CHERVONOGRAD, Ukraine (Reuters) - It is hard to exaggerate how ghastly life was in the grim western Soviet mining town of Chervonograd in early 1991, when pit workers went on strike to protest against the appalling conditions.
Meat had long since vanished from the stores, butter was rationed to 200 grams (seven ounces) a month and individual Western cigarettes sold for the equivalent of two dollars. Water supplies spluttered on and off and the miners had no soap.
Roll forward 21 years and much to everyone’s surprise, Chervonograd now sits in an independent Ukraine which spent billions to co-host Euro 2012 with Poland.
“It’s been expensive but I think they did the right thing ... As a country Ukraine has shown itself to the whole world,” said Mykola Berezovskiy, a retired miner.
“It’s prestigious to show the world that we’re not Russia but Ukraine because everyone thinks of us as a part of Russia.”
For many locals the tournament has as much to do with politics as sport and is inextricably linked to the freedom Ukraine won in late 1991. Chervonograd sits in the west of the country, where hatred of the Soviet Union was intense.
Berezovskiy proudly relates that Chervonograd was the first town in Ukraine to remove its statue of Soviet state founder Vladimir Lenin. Living in his own country clearly trumps the football for him.
“They sing the national anthem in Kiev every day, raise the blue and yellow flag,” he said.
Few football fans will make it to this undistinguished town of 72,000 people, which lies 70 kilometres (45 miles) north of elegant Lviv, the regional capital which is hosting three Group B games.
Five of the 12 local mines have closed, people are noticeably less well-dressed than in Lviv, yet conditions are infinitely better than 20 years ago.
Ukrainian emigre doctors from Boston fly in to help train hospital staff. Food is plentiful and the water runs all day. The town council frets about mundane matters such as the health and sports budgets rather than averting societal collapse.
A compact yellow beer tent near the undistinguished main square is the closest Chervonograd has to a fan zone, something officials say would have been too expensive to set up. The town makes do in other ways.
“(We) organise a motorcade after our national team plays. One of them had more than 40 cars at night with national flags and horns and the most interesting thing is that we had no complaints from citizens. Everybody understands and everybody celebrates,” said deputy mayor Andriy Zalivskiy.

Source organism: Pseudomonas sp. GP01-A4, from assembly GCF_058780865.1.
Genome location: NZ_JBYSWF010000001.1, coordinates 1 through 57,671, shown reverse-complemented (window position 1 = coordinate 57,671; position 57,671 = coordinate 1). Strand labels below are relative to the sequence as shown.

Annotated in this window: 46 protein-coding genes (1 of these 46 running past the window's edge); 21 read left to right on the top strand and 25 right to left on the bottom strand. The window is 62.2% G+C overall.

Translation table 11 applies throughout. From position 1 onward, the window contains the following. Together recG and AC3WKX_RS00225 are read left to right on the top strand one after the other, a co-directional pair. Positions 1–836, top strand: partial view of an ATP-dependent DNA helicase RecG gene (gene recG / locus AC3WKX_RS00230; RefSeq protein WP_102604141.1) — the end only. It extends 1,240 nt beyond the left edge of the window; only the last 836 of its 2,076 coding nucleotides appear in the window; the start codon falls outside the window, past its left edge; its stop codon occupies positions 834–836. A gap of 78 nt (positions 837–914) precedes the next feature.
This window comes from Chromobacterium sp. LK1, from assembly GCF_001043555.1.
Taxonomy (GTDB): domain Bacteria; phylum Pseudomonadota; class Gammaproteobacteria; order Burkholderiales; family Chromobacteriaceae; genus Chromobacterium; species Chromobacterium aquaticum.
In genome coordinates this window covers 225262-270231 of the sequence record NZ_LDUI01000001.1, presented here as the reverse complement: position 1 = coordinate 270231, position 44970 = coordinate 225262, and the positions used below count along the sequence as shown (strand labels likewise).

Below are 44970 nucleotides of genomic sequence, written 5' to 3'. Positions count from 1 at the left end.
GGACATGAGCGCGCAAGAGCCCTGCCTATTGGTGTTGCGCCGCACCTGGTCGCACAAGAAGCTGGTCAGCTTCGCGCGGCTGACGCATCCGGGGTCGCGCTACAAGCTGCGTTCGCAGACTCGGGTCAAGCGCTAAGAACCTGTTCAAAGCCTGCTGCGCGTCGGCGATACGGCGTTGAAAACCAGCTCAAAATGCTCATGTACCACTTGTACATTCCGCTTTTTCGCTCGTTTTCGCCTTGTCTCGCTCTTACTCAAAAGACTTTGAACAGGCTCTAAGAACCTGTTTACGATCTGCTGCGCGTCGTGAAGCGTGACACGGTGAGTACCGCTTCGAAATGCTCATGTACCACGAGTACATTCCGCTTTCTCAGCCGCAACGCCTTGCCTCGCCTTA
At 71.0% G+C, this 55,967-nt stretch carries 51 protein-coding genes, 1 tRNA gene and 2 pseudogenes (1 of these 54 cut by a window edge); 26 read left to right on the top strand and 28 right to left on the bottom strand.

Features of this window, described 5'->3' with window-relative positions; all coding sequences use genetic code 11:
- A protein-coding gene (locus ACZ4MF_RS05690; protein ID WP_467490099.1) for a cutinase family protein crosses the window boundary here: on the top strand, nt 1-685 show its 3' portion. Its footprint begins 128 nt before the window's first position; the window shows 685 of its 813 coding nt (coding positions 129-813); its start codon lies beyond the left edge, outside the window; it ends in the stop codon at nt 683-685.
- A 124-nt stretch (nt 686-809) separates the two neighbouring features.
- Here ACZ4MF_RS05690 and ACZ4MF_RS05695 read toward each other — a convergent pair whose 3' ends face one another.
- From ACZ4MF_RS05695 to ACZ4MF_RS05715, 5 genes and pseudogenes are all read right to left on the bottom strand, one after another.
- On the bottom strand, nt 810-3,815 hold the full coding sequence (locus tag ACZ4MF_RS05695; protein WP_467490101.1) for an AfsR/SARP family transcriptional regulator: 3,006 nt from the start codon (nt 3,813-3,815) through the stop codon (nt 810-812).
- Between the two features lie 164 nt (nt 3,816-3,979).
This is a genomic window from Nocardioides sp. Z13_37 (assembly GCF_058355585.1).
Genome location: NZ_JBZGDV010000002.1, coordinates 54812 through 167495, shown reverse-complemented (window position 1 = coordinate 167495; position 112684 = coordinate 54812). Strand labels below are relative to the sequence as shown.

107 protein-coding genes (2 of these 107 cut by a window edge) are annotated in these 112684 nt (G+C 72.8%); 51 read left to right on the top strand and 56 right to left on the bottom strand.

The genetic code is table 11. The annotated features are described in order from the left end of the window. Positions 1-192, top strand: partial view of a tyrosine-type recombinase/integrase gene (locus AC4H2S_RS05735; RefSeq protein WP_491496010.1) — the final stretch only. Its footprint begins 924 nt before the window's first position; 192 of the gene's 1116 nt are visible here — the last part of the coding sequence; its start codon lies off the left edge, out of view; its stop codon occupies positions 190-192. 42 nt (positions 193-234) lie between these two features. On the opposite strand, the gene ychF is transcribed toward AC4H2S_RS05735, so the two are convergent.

Most of the Euro 2012 investment was splashed in and around the four Ukrainian host cities but some money did make its way here. The heavily pot-holed road from Lviv has been repaved and a border crossing with nearby Poland is due to open next year.
Ask about the rest of the cash and politics intrudes again. Many people in this region strongly dislike President Viktor Yanukovich, who comes from Russian-speaking eastern Ukraine, and many suspect the national government and its business allies of misusing funds earmarked for Euro 2012.
“Not everything was stolen. We’ll have terminals and roads and we’re very excited about that,” said teacher Bogdan Popik.
Yanukovich is also unpopular over his refusal to release former prime minister Yulia Tymoshenko from jail, which has ruined any chance of Ukraine joining more prosperous Poland in the European Union in the foreseeable future.
Western Ukrainians are very sensitive about both the furore and media reports alleging widespread racism.
“I think it (Euro 2012) is good because the world will learn more positive things about Ukraine ... and it will increase Ukraine’s popularity,” said marketing assistant Galina Demchuk.
Serhiy Besaga, one of the miners’ strike leaders in 1991, is happy about independence but clearly disappointed with the young and sometimes insecure country’s progress.
“Today of course you can’t compare conditions now with how they were 20 years ago. Today we live much better but I think during these 20 years we could have done a lot more and achieved a lot more,” he said.
Besaga frets that the new Lviv stadium will be grossly underused after the tournament, a fear shared by others who say the money could have been better used.
“They have spent a huge amount but we still have awful roads,” said teacher Viktor Ivanusa. “People often die because we don’t have basic medical equipment ... We are happy about the Euros right now but I think we will pay for it in future and probably our children will too.”
For Ihor Mashchak, strolling down a pleasant tree-lined avenue in the centre of town, talk of money is secondary when it comes to Euro 2012.
“The image of Ukraine is the most important thing,” he said.
Editing by Ed Osmond